Irish Examiner - 24/02/05
THE company proposing to build Ireland’s first toxic waste incinerator insisted yesterday that it does not want to kill anyone or give anyone cancer - but admitted it had made a “serious” mistake in the past.
Indaver Ireland managing director John Ahern admitted the company made a mistake when there was an accidental release of dioxins from one of its burners in Antwerp, Belgium.
“The mistake we made was that we forgot what we were trying to do - it was a major design problem for a static kiln but that would not happen in Cork,” Mr Ahern said.
He told the eighth day of an oral hearing into the proposed €93 million toxic waste incinerator at Ringaskiddy that neither the same technology nor waste will be used in Cork.
However, East Cork for a Safe Environment spokesman Peter North questioned Indaver’s ability to operate an incinerator in Cork following the accident at the Antwerp plant.
“This to me is a major procedural management problem which went through a whole rake of people - it is absolutely unforgivable,” he said.
Mr Ahern admitted again it was a very serious mistake and said the company had apologised very publicly to the community, but there was no measurable damage done by it.
However, Mr North said: “The people who built this in Belgium, I would not have them build, maintain or operate a garden barbecue.”
Mr Ahern replied: “Peter, you are absolutely right, we made a mistake here. Accidents do happen.”
Mr Ahern said Indaver would agree to a baseline health study being carried out on the people in Cork Harbour before the incinerator is built and would also agree to a Health Impact Assessment being carried out on the project.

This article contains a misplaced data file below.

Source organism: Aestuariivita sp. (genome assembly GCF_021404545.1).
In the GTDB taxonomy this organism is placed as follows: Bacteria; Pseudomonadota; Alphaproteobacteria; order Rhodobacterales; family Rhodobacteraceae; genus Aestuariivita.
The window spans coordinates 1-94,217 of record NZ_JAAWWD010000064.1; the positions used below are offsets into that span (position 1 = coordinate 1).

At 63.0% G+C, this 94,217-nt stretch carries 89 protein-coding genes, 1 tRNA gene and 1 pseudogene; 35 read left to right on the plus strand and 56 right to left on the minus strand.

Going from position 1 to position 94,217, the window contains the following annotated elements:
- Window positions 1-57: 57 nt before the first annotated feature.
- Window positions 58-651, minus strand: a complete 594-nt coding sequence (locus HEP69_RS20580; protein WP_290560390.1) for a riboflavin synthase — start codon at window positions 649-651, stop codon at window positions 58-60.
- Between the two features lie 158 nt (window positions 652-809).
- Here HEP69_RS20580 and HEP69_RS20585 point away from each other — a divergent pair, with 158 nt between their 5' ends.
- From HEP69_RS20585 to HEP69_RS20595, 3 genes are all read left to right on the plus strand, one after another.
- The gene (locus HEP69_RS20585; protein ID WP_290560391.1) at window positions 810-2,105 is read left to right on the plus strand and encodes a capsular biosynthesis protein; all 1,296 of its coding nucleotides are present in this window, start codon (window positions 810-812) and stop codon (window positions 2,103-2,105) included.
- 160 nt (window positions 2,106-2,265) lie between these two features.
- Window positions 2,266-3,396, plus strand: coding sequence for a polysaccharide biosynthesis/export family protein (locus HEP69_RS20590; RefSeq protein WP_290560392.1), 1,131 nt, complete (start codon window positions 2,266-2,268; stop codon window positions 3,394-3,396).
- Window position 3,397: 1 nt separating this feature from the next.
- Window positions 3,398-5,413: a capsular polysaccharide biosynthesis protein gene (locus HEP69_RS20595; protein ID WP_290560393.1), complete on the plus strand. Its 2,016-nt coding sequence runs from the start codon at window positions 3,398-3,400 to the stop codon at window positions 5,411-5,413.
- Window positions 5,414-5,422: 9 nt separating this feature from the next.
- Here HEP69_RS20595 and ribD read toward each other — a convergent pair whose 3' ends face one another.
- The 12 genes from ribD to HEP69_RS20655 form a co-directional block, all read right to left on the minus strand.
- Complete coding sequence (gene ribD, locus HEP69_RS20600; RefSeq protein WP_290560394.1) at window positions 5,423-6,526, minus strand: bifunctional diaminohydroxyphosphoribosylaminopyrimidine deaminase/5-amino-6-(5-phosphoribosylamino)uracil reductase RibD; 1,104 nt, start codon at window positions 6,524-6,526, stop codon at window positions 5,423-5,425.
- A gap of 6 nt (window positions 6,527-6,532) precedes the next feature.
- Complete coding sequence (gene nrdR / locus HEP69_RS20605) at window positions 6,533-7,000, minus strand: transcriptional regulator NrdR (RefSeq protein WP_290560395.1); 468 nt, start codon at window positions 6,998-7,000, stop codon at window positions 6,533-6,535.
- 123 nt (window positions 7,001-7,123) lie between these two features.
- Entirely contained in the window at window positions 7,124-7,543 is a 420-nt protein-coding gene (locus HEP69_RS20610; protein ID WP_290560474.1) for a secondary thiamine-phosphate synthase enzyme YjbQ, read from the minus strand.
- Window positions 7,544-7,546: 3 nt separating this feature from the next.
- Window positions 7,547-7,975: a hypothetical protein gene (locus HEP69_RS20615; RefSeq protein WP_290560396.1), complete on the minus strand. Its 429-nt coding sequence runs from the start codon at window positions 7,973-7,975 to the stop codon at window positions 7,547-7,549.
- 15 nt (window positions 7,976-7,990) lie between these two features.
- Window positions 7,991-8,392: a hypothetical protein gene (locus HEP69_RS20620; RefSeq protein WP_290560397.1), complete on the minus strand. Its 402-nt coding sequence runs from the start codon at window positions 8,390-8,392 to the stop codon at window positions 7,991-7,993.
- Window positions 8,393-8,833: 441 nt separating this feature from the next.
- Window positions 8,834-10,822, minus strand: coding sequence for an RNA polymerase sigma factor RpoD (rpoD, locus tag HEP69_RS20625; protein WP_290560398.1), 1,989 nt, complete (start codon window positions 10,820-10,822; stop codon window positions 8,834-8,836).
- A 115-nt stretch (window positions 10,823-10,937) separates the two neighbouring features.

Asked if one of the reasons for concerns about the project was due to the lack of any health survey in the Cork Harbour area, Mr Ahern said: “I think you are right, it is one of the reasons the community is not confident and there is a lack of confidence in some Government agencies.”
Mr Ahern also gave the oral hearing a list of several international and national systems that are in place to protect public health in all aspects of incineration. These include:
* The World Health Organisation (WHO), which states that “properly managed” modern incineration plants do not pose any threat to human health.
* The European Commission, which has recognised that incineration is a necessary part of modern waste management and introduced a directive in 2000 laying down the rules for the safe operation of these plants and emission levels.
* The Department of the Environment, which supports incineration as national policy.
* The Environmental Protection Agency, which was set up to protect the environment and public health.
* The Department of Health, the Food Safety Authority, Institute of Public Health and Health Information and Quality Authority, which have all been charged with protecting public health.
Harbour Alliance for a Safe Environment